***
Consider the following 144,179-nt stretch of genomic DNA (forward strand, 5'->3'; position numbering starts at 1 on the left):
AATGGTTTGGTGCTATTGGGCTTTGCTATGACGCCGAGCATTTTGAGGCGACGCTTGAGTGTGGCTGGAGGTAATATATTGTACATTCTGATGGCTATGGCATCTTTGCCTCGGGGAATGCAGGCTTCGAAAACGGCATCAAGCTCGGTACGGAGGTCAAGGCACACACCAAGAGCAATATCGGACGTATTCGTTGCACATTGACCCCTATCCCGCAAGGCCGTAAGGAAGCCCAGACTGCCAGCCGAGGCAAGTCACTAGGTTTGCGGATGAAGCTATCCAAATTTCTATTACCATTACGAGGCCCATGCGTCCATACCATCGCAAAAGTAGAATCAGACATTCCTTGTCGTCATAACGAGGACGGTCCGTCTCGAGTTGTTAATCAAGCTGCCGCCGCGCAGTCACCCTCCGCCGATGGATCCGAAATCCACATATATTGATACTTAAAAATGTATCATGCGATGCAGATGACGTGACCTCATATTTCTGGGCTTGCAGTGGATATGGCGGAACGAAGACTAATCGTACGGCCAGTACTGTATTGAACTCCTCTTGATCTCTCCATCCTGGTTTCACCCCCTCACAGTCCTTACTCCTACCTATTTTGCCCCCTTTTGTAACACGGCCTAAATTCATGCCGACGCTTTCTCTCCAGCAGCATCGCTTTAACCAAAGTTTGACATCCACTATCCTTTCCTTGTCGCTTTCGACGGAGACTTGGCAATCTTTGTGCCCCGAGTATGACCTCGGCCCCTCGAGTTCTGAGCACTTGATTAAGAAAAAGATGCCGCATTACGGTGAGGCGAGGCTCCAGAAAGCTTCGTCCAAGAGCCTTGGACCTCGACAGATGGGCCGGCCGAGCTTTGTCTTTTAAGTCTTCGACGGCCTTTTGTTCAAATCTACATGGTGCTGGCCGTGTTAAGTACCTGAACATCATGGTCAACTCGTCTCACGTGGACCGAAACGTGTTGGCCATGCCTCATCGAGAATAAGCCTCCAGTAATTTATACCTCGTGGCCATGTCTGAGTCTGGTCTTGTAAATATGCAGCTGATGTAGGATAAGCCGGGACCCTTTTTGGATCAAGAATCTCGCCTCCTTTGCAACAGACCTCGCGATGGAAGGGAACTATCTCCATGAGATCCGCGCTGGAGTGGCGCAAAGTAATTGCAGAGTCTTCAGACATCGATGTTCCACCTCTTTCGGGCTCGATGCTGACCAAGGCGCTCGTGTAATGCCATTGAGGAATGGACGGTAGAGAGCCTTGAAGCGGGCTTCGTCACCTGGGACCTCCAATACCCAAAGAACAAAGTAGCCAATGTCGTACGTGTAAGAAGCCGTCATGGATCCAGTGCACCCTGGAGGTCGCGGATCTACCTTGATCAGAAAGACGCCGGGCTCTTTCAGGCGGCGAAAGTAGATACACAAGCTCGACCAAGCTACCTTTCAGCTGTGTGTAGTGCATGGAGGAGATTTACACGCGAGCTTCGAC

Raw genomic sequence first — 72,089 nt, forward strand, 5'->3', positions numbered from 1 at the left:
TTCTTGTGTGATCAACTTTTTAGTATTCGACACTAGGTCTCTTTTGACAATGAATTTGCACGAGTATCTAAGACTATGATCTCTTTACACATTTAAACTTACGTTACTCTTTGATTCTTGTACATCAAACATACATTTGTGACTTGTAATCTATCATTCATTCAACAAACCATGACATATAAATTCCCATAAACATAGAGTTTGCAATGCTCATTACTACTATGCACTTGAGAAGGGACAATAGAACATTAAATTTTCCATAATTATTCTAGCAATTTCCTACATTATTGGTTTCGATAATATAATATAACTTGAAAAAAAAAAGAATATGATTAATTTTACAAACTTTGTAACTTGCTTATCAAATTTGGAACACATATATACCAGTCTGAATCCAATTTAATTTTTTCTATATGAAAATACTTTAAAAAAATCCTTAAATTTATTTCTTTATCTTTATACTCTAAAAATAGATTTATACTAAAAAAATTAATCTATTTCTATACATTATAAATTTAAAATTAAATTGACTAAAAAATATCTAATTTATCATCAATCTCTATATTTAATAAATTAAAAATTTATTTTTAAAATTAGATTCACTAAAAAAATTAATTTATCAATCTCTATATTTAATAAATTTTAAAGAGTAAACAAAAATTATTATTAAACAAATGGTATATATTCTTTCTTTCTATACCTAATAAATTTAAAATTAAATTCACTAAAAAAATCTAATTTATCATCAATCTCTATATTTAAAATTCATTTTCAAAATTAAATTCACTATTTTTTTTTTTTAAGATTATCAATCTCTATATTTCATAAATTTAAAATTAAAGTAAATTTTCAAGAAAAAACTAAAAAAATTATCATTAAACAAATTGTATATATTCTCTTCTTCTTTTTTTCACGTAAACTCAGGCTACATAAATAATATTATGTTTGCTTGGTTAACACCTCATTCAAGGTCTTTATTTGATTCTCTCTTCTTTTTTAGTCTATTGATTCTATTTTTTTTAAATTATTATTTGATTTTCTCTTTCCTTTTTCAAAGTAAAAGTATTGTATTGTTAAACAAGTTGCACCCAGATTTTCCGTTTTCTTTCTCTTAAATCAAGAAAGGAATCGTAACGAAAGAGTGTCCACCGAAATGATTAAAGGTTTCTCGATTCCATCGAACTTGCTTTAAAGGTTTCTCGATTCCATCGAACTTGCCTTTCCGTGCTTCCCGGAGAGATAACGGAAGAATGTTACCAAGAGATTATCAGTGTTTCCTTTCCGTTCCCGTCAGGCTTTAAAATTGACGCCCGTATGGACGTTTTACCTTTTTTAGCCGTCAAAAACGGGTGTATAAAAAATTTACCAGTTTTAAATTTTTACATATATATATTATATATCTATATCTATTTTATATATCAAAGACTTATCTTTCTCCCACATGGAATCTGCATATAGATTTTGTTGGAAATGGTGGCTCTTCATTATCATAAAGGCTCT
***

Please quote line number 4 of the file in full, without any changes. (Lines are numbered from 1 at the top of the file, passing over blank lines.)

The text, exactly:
TTCTTGTGTGATCAACTTTTTAGTATTCGACACTAGGTCTCTTTTGACAATGAATTTGCACGAGTATCTAAGACTATGATCTCTTTACACATTTAAACTTACGTTACTCTTTGATTCTTGTACATCAAACATACATTTGTGACTTGTAATCTATCATTCATTCAACAAACCATGACATATAAATTCCCATAAACATAGAGTTTGCAATGCTCATTACTACTATGCACTTGAGAAGGGACAATAGAACATTAAATTTTCCATAATTATTCTAGCAATTTCCTACATTATTGGTTTCGATAATATAATATAACTTGAAAAAAAAAAGAATATGATTAATTTTACAAACTTTGTAACTTGCTTATCAAATTTGGAACACATATATACCAGTCTGAATCCAATTTAATTTTTTCTATATGAAAATACTTTAAAAAAATCCTTAAATTTATTTCTTTATCTTTATACTCTAAAAATAGATTTATACTAAAAAAATTAATCTATTTCTATACATTATAAATTTAAAATTAAATTGACTAAAAAATATCTAATTTATCATCAATCTCTATATTTAATAAATTAAAAATTTATTTTTAAAATTAGATTCACTAAAAAAATTAATTTATCAATCTCTATATTTAATAAATTTTAAAGAGTAAACAAAAATTATTATTAAACAAATGGTATATATTCTTTCTTTCTATACCTAATAAATTTAAAATTAAATTCACTAAAAAAATCTAATTTATCATCAATCTCTATATTTAAAATTCATTTTCAAAATTAAATTCACTATTTTTTTTTTTTAAGATTATCAATCTCTATATTTCATAAATTTAAAATTAAAGTAAATTTTCAAGAAAAAACTAAAAAAATTATCATTAAACAAATTGTATATATTCTCTTCTTCTTTTTTTCACGTAAACTCAGGCTACATAAATAATATTATGTTTGCTTGGTTAACACCTCATTCAAGGTCTTTATTTGATTCTCTCTTCTTTTTTAGTCTATTGATTCTATTTTTTTTAAATTATTATTTGATTTTCTCTTTCCTTTTTCAAAGTAAAAGTATTGTATTGTTAAACAAGTTGCACCCAGATTTTCCGTTTTCTTTCTCTTAAATCAAGAAAGGAATCGTAACGAAAGAGTGTCCACCGAAATGATTAAAGGTTTCTCGATTCCATCGAACTTGCTTTAAAGGTTTCTCGATTCCATCGAACTTGCCTTTCCGTGCTTCCCGGAGAGATAACGGAAGAATGTTACCAAGAGATTATCAGTGTTTCCTTTCCGTTCCCGTCAGGCTTTAAAATTGACGCCCGTATGGACGTTTTACCTTTTTTAGCCGTCAAAAACGGGTGTATAAAAAATTTACCAGTTTTAAATTTTTACATATATATATTATATATCTATATCTATTTTATATATCAAAGACTTATCTTTCTCCCACATGGAATCTGCATATAGATTTTGTTGGAAATGGTGGCTCTTCATTATCATAAAGGCTCT